Options only portfolio money management and diversification

Discussion in 'Options' started by qlai, Jan 12, 2018.

  1. qlai


    It's been said that options premium selling (or any short gamma strategy) is equivalent of "eating like a bird and shitting like and elephant." In other words, they take all their volatility at once which causes them to blow up.

    Most online advise I follow teaches to sell premium. Then they say invest only about 50% of total capital. They say try to diversify, but I don't think it's as easy to do with options as with futures/equities. So I have an impression that individual/retail option trading is for people trading with play money or ex traders who just trade part of previously earned pot to juice up returns. Are there any traders making living trading options ONLY portfolios (not OPM) investing up to 100% of their capital? How do you mitigate risk? How do you position size and diversify when, essentially, you are either long volatility or short volatility? I realize volumes could be written on this subject and that my assumptions may be naive/invalid, but that's the point of the post. Thank you.
  2. tommcginnis


    Al Sherbin.

  3. Trading is 98 percent psychology and 2 percent luck. Have you listened to Mark Douglas' videos widely available on youtube? If you can crack the code to hedge a 1 delta long stock position you are there. Sounds like you desire cash flow income while hedging your risk of ruin? Collars.
  4. ironchef


    Most online advice are disingenuous telling newbies like us that one can make a living or get rich selling premium. They demonstrated their claims by showing in actual trades that 70% to 80% of the trades were winners and made believers out of new recruits who willingly pay lots of $$ to learn selling premium from them.

    And if you risk 50% of your capital, chances are you will be wipe out. Read up on Karen the supertrader and you will understand.

    There is no edge in selling premium if you do it mechanically and blindly. The market is quite efficient. Back in 2013, for six months, I mechanically sold calls and puts, making hundreds of trades (real trades, not paper trades). After commissions and slippages it was worst than just buy-and-hold the underlying.

    If it is such a good deal, why would your counter parties make the trade? OK, so the online advice said that is because the buyers are buying insurance and are willing to pay. However, don't forget, options are priced based on the no arbitrage principle. If there is an edge selling, someone would have arbitraged the edge away, because it is free money to the arbitrageur.

    I do sell premium since 2013 but only under certain conditions.

    Good luck to you and welcome to the option traders' club.
  5. qlai


    I do think there is an edge in it, not blindly of course. One of my favorite books is Profiting with iron condor options by Benklifa. But he is saying only sell on days when volatility spikes, have enough time left to expiration, expect to capture about 50% of initial premium. Of course once volatility spikes, it often just the start. So I am like, not worth my time ... Maybe once I'm retired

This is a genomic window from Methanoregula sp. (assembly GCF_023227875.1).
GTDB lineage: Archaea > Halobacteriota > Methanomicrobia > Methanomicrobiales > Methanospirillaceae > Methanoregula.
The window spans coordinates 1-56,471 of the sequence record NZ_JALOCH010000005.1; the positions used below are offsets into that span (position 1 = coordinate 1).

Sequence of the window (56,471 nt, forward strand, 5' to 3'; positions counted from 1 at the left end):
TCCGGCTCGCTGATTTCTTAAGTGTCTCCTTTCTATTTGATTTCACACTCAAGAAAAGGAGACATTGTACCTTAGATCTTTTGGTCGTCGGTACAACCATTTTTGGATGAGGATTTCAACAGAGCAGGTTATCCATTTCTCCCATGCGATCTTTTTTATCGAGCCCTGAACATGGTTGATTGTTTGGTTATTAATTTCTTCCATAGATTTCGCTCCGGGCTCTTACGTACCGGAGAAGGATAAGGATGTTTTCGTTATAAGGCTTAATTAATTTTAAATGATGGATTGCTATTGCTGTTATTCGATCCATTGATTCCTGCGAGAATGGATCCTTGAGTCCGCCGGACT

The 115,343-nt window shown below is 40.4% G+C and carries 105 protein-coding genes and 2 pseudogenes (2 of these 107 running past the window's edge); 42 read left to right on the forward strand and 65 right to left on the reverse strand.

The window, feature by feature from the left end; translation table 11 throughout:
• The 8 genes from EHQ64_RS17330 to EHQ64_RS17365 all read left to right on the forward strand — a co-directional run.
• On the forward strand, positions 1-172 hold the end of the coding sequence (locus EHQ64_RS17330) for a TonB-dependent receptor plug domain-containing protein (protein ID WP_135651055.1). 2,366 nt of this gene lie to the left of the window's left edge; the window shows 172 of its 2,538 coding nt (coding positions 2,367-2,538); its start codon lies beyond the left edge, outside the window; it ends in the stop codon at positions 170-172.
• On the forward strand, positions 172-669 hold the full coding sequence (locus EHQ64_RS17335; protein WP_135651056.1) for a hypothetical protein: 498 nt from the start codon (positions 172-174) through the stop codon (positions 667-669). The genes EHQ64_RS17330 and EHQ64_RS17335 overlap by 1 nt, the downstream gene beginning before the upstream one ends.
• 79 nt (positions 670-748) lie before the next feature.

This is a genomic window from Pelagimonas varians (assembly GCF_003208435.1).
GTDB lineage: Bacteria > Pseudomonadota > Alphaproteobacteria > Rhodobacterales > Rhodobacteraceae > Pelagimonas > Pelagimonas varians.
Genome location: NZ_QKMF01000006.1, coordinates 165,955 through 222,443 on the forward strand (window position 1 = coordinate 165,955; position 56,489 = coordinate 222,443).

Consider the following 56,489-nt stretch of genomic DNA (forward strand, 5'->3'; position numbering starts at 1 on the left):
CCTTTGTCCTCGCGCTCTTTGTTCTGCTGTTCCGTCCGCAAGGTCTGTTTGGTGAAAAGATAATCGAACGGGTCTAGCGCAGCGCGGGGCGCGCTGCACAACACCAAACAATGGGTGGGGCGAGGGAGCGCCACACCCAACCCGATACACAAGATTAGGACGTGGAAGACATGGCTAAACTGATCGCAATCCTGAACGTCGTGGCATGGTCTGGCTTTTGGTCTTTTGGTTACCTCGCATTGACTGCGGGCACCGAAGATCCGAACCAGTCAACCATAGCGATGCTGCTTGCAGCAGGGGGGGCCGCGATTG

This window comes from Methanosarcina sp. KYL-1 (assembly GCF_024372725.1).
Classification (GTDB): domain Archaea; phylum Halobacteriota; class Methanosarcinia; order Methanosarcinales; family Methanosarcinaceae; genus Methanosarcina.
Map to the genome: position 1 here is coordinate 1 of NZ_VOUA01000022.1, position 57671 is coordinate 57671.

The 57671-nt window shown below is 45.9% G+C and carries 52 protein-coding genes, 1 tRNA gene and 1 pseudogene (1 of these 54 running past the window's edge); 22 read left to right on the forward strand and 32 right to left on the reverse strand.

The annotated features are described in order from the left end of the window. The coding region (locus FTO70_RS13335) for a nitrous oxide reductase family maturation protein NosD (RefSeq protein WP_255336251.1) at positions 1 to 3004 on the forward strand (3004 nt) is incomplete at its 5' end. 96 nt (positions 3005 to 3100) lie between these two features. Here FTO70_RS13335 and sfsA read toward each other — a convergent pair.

6. ironchef


    We are saying the same thing. One can buy premium and make money too especially in this raging bull market.

    Just want to make sure new options traders (I was one, back in 2013) do not wrongly believe anyone can sell premium for a living and get rich doing it without understanding options.
  7. spy guy

    spy guy

    yes I am one of those who make a living trading options. I use 100% of capital and sometimes I am 100% in the market with options. I only buy calls or puts directional and sell as soon as I have a good profit. some days I am 100% out of the market, I only stay in a short time same day out up to weeks. my secret buy low sell higher. the trick is what is high or low. what works for me is getting a feel for the movement of the market, you can if you follow it daily. I now have 112 winning trades in a row , you can too when you get the feel of the movement. I don't use stops because I buy right and limit risk by being out of the market a lot. good luck keep at it don't think you cant do it
    ironchef likes this.
  8. qlai


    I'm surprised that second person buys premium. Isn't it just leveraging your directional trading? Perhaps low volatility and the bull market make it work, but who am I to judge from the sidelines! Anyway, how do you diversify then? Do you do it by expiration? Do you do it by choosing un-correlated instruments? I can't imagine watching 100%
  9. qlai


    Sorry pressed too soon. Can't imagine watching 100% of my portfolio decaying day after day.
  10. spy guy

    spy guy

    I don't diversify I only trade spy calls and puts, just one strike at a time, I can tell when to act by the rate of movement, I only buy and sell spy, I get in tune with it. this works for me in all markets, up, down or flat. I don't worry about diversification because I am only in the market a short time. I am not an investor, I am a very short term spy option trader
    #10     Jan 25, 2018
    ironchef and lawrence-lugar like this.